HK SFC's IPO sponsor regulation conclusions: clarifications needed

Author: Ashley Lee | Published: 14 Dec 2012
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Hong Kong's Securities and Futures Commission's (SFC) highly-anticipated conclusions to its consultation paper on sponsor regulations provided details on controversial issues such as sponsors' criminal liability and public disclosure of A1 filings.

But the reactions from the market were muted, as most had expected the conclusions to contain many of the same provisions as the consultation paper.

In an interview with SFC CEO Ashley Alder earlier this month, Alder said that initial public offering (IPO) sponsors are critical gatekeepers of listing quality. Counsel agree that Hong Kong lacks a process to protect investors analogous to the class-action system in the US, the sponsor role becomes even more integral to maintaining the integrity of the markets, as does the SFC’s enforcement mandate.

However market participants agree that key elements of the sponsor regulations require clarification. The following points have generated the most questions.

The public A1 filing

Although other aspects of the sponsor regulations, such as potential criminal liability for sponsors, have garnered more press attention, lawyers have been paying close attention to provisions for public A1 filings.

Counsel have been opposed to making the A1 listing application public because it will completely change the IPO process for all parties involved.

Moreover it could invite premature public scrutiny. A comment letter by Davis Polk & Wardwell and Clifford Chance representing the views of 23 banks said that it could prove counterproductive, especially if the A1 filing includes stub financials or is missing other information that will be updated in the final prospectus.

Another comment letter by Linklaters, representing the views of five Chinese banks, agreed. It said that public disclosure of A1 draft filings could confuse investors: “We are in an era of information overload.”

In the consultation paper, the SFC did not describe the process for a public A1 filing in detail, and that it may be worked out later between market participants and the SFC.

A lawyer commented that the SFC might just require the first A1 filing draft to be public, with nothing in between that and the final prospectus.

“That’s very different from the US process,” he added. “The importance of a public filing system is to make the IPO process very transparent, and investors should be able to see how the application progresses: what changes have been made, what questions regulations have asked and how the applicant has responded.”

Although the process hasn’t yet been set out, it is important to note that the A1 public filing dovetails from practices in Singapore and Australia. While initial public filing was previously considered the standard position in the US, the JOBS Act allows emerging growth companies to file IPO registration statements to the SEC on a confidential basis.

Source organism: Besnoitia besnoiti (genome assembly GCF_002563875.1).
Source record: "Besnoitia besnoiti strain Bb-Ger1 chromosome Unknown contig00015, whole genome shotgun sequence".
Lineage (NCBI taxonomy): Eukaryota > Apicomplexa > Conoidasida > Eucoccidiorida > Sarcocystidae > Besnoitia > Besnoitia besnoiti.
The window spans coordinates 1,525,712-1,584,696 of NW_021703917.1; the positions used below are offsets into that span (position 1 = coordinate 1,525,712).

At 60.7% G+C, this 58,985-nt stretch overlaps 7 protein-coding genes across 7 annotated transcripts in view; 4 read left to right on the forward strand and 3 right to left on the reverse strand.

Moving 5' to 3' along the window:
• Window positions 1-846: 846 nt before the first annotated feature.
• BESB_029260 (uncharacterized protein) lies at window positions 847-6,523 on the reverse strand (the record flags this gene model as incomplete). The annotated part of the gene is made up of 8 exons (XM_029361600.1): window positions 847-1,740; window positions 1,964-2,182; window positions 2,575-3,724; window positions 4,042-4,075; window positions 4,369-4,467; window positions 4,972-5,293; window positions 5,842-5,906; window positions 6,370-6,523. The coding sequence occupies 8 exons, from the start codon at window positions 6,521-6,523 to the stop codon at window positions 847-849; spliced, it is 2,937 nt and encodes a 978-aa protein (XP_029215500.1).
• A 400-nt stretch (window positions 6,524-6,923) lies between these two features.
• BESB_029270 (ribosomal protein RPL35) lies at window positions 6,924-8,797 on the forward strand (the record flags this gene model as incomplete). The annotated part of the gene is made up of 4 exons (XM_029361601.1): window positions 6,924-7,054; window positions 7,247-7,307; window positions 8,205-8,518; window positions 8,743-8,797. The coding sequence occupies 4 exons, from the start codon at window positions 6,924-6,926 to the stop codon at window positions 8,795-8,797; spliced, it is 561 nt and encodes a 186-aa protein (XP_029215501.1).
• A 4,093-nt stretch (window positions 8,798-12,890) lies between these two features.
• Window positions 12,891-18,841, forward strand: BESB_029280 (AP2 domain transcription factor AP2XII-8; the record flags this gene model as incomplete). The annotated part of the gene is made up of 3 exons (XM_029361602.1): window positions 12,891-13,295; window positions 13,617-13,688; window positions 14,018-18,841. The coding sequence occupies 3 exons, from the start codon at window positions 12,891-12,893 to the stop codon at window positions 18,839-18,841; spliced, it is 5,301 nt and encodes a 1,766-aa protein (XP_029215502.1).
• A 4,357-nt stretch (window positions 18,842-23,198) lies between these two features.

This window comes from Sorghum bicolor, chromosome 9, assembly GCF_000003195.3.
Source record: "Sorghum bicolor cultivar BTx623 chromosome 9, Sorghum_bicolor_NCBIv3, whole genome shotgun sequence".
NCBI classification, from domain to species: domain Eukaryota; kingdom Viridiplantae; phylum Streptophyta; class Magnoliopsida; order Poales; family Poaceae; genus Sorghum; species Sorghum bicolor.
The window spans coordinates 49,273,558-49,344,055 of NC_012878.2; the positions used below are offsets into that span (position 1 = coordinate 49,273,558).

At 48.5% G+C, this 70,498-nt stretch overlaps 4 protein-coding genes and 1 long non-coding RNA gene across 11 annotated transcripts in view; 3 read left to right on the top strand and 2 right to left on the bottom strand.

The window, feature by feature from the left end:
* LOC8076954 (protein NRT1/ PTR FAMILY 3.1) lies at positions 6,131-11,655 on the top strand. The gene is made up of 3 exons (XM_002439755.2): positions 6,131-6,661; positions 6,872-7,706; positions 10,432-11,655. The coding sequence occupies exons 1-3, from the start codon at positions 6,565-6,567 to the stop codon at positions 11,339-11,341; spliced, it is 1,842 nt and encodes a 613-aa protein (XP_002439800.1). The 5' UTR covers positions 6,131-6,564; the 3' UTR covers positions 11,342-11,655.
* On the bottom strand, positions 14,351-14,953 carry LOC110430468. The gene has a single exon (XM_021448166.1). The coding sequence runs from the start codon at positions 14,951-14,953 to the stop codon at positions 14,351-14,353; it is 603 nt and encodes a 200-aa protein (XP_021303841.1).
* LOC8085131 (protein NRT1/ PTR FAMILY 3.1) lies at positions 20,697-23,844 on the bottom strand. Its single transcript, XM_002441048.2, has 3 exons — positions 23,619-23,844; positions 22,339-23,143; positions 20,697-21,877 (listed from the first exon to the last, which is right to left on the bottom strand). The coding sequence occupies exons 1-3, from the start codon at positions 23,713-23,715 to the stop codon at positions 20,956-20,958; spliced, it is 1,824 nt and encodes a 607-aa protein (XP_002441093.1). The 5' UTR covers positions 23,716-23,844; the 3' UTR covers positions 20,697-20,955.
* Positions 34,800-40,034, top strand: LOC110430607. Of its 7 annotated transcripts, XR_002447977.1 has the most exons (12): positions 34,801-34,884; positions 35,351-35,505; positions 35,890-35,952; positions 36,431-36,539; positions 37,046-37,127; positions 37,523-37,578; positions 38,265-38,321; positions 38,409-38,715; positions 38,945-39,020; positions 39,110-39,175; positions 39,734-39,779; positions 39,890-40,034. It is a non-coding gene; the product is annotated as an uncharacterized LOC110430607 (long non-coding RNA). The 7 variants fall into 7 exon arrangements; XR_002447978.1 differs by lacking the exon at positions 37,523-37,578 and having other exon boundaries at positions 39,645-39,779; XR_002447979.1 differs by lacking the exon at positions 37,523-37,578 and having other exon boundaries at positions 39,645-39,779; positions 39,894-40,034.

Criminal liability

The criminal liability provisions in the sponsor regulations have received the most press attention. However counsel stress that the rules are not yet concrete.

The counsel commented that there’s been some confusion in the press regarding criminal liability. “Some are reporting it as if it’s a done deal, but the SFC’s press release mentioned that there would be a separate legislative process. We’ll waiting to see how that will play out,” he added.

Most are waiting to see how the bill passes through Hong Kong’s Legislative Council, especially whether there will be any changes made during the lobbying process.

Sponsor appointment periods and fees But the conclusions included a few new provisions that haven’t previously been mentioned in the consultation paper. Counsel largely welcomed with the minimum sponsor appointment period, set at two months before an A1 filing. A lawyer said that the pre-IPO period has become quite frenzied with anywhere from 12 to 17 banks working on a deal. The sheer volume of banks has led to tensions in the market, as competition between sponsors is intense. As issuers lure cornerstone investors, a lot of underwriters may squeeze in before an application is made or before a deal launches.

“That obviously means more banks sharing the fee pie, and may erode quality because issuers understand they can play one sponsor against each other,” he said. “Logistically, I don’t know how this will work, but it’s a well-intended suggestion.” The new sponsor fee provisions in revised paragraph 17 require that issuers specify the terms of the sponsor fee. The "no deal; no fee" arrangement that has become the status quo will no longer be permitted.

Moreover, in the SFC's executive summary of its conclusions, it says: "We consider that sponsor fees should appropriately reflect the role and responsibilities to be discharged by a sponsor and should not be confused with other services... The sponsor fee should not be contingent on the success or final size of the offering and any staged payments should be proportional to the work done on that stage."

But an in-house counsel questioned how the SFC will enforce fair sponsor fees. Common queries are whether the regulator will intervene if it seems that a bank is undercharging for sponsor work, and how fees for multiple sponsors will be determined.

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